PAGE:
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  • Rekindles

    Kind of a repeat of the Roundtable in Fire-Eng this month.

    How many of your departments have SOPs regarding rekindles? Do you leave an engine company on scene for some time after overhaul is complete?

    Anyone ever had to deal with the embarassment of a rekindle? Is it an embarassment or just something that comes with the job?
    Mike DeVuono
    FF/EMT

    "There are few atheists inside a burning building."

    These are my opinions and not those of my department.

  • #2
    Mike..the answer to your question is yes and yes.

    At structure fire scenes, we will usually have detail an engine company to remain while the investigation is being conducted and to mop up if anything should happen to flare up.

    Rekindles are embarrassing ...but I think that with thermal imaging, there will be far fewer rekindles. It's a part of the job.

    [ 08-07-2001: Message edited by: Captain Gonzo ]
    ‎"The education of a firefighter and the continued education of a firefighter is what makes "real" firefighters. Continuous skill development is the core of progressive firefighting. We learn by doing and doing it again and again, both on the training ground and the fireground."
    Lt. Ray McCormack, FDNY

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    • #3
      Rekindles are embarrassing when you don't expect them!

      On any major fire, their is a chain of custody until the Fire Marshal's Office is done -- at least a firefighter on scene, if it's criminal then a State Trooper gets an overtime job babysitting the building until State Fire Marshals obtain a search warrant (no, they don't need one, but as soon as they suspect it may be criminal, they'll get one just to cover themselves fully). Then the Town & State Fire Marshals are on scene and will call us back for hotspots/rekindles.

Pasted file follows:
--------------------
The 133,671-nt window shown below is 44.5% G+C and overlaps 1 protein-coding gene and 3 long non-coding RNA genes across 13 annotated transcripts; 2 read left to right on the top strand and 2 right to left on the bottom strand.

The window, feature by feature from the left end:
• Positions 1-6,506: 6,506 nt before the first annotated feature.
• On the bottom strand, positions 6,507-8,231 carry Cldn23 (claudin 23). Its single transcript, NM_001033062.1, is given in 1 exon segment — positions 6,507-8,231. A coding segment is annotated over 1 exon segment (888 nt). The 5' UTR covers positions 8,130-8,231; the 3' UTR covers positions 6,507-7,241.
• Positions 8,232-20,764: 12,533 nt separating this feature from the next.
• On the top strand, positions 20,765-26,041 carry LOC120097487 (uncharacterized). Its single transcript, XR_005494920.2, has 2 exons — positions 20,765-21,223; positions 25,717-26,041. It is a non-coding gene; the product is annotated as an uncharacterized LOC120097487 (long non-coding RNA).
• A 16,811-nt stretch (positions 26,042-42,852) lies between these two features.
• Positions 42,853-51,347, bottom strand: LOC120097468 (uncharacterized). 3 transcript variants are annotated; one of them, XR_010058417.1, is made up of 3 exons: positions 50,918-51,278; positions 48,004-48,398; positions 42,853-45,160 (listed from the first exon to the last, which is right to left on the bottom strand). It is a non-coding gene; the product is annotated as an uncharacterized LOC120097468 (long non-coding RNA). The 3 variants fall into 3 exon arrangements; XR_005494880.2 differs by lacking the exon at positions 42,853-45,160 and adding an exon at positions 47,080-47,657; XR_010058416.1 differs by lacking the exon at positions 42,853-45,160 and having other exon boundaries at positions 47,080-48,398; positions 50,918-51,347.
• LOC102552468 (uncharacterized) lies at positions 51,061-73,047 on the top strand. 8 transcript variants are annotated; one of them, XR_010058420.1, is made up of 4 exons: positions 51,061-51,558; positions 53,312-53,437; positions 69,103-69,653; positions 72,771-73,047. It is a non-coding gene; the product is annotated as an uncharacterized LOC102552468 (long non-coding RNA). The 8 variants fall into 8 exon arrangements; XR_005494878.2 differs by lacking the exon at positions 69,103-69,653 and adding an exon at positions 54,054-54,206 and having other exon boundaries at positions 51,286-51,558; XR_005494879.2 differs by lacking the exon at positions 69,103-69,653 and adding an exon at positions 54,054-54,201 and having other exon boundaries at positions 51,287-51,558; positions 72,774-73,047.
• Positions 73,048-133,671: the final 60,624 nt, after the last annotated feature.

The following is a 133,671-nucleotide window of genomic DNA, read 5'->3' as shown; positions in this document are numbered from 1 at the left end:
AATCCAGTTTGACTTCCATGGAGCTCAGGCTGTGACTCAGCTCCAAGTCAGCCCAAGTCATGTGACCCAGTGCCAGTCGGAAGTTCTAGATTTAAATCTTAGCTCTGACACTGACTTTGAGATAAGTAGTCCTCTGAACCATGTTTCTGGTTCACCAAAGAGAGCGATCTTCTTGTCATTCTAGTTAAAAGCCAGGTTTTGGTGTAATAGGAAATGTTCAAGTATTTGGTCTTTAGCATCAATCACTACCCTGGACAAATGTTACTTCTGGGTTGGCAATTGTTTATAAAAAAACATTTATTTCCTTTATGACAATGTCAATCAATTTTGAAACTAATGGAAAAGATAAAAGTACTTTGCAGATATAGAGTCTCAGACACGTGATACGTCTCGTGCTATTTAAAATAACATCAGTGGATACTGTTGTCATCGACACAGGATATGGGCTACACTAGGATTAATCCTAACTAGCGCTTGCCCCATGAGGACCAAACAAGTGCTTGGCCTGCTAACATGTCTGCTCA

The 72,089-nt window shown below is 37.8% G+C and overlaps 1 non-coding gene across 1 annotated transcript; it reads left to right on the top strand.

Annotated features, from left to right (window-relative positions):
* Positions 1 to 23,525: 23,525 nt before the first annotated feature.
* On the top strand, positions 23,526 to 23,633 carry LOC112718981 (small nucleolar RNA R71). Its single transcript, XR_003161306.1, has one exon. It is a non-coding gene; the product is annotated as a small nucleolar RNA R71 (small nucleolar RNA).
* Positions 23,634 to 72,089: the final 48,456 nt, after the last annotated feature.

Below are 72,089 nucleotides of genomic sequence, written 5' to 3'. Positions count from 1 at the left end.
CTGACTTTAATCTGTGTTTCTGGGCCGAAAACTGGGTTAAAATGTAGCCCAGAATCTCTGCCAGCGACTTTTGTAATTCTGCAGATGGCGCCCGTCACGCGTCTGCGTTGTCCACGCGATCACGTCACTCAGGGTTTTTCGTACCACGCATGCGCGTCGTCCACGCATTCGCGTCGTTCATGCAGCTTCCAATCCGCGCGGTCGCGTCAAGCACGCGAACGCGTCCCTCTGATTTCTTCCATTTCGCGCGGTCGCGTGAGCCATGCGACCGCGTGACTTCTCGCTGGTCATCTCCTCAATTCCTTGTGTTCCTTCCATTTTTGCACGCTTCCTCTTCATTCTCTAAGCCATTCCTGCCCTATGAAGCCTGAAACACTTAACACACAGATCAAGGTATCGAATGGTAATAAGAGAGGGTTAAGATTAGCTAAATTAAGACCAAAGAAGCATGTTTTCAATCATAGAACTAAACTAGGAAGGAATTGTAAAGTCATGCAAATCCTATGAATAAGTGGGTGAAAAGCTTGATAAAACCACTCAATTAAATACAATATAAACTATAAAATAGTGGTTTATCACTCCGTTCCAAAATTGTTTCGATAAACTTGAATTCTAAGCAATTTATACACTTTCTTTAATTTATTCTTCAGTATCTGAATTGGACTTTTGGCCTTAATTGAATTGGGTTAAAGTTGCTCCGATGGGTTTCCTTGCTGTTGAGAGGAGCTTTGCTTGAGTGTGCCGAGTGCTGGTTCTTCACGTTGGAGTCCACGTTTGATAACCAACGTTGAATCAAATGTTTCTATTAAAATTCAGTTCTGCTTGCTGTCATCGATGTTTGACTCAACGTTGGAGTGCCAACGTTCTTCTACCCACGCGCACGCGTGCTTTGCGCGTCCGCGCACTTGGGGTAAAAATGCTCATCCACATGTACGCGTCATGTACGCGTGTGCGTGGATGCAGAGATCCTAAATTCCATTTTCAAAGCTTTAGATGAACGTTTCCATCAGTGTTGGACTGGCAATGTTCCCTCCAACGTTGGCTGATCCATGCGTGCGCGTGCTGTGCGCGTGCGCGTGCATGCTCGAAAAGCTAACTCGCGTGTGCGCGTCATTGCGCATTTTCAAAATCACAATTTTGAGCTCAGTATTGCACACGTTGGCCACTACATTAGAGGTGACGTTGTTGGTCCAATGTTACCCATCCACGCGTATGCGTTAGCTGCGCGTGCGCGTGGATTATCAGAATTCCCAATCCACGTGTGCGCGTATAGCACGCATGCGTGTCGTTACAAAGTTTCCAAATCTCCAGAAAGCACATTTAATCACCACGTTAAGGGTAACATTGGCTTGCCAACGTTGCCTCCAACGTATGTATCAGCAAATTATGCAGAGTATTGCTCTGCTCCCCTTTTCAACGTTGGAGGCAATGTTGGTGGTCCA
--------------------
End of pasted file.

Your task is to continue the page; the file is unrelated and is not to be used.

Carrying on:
The FMs don't mind, since less overhaul & destruction may make rekindles more likely, but also makes investigations tougher, so it's a balancing act.

      And on major fires, we'll often arrange for a crew to return, say at 10am the next morning, to wetdown & overhaul new hotspots -- no need to tone out, since the crew already knows to meet and head out there.
      IACOJ Canine Officer
      20/50

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      • #4
        Mike DeVuono

        How many of your departments have SOPs regarding rekindles?

        Both of them do, basically it just says put the fire out before you bring the big red truck back to the house.

        Do you leave an engine company on scene for some time after overhaul is complete?

        Depends on the size of the fire. On big fires we do what Dalmation90 does, or sometimes we'll just send a company out every few hours to see what's up.

        Anyone ever had to deal with the embarassment of a rekindle?

        Nope, but I do have this embarassingly big bridge that is occupying a big chunk of property - I'll make you a good deal on it!

        Is it an embarassment or just something that comes with the job?

        Personally I think it is an embarassment. After all there is really no such thing as a rekindle. The reality is we didn't completely put it out the first time.

        Captain Gonzo

        ...but I think that with thermal imaging, there will be far fewer rekindles.

        Good point Cap, our rekindles dropped dramatically using TICs (used to seem like every other fire rekindled) and then dropped again with Class A foam. In the year or so we've been using foam, I can't recall the last time we went back to a rekindle, maybe once or twice.
        It's only my opinion. I do not speak for any group or organization I belong to or associate with or people I know - especially my employer. If you like it, we can share it, you don't have to give me credit. If you don't, we are allowed to disagree too (but be ready to be challenged, you may be on to something I'm not). That's what makes America great!

        Comment


        • #5
          Originally posted by mongofire_99:
          . In the year or so we've been using foam, I can't recall the last time we went back to a rekindle, maybe once or twice.[/QB]
          Are you running foam on all your structure fires? I've seen videos that show Class A foam working very well on heavily involved structures. Seems to work really well.
          Mike DeVuono
          FF/EMT

          "There are few atheists inside a burning building."

          These are my opinions and not those of my department.

          Comment


          • #6
            What is a rekindle? I don't believe there is such a thing, if the fire "rekindles" it was because you didnt extinguish it. True? Open up to clean wood, use the TIC, Class A foam, but don't call it a rekindle if you are sloppy and do poor overhaul. I see alot of poor overhaul happening.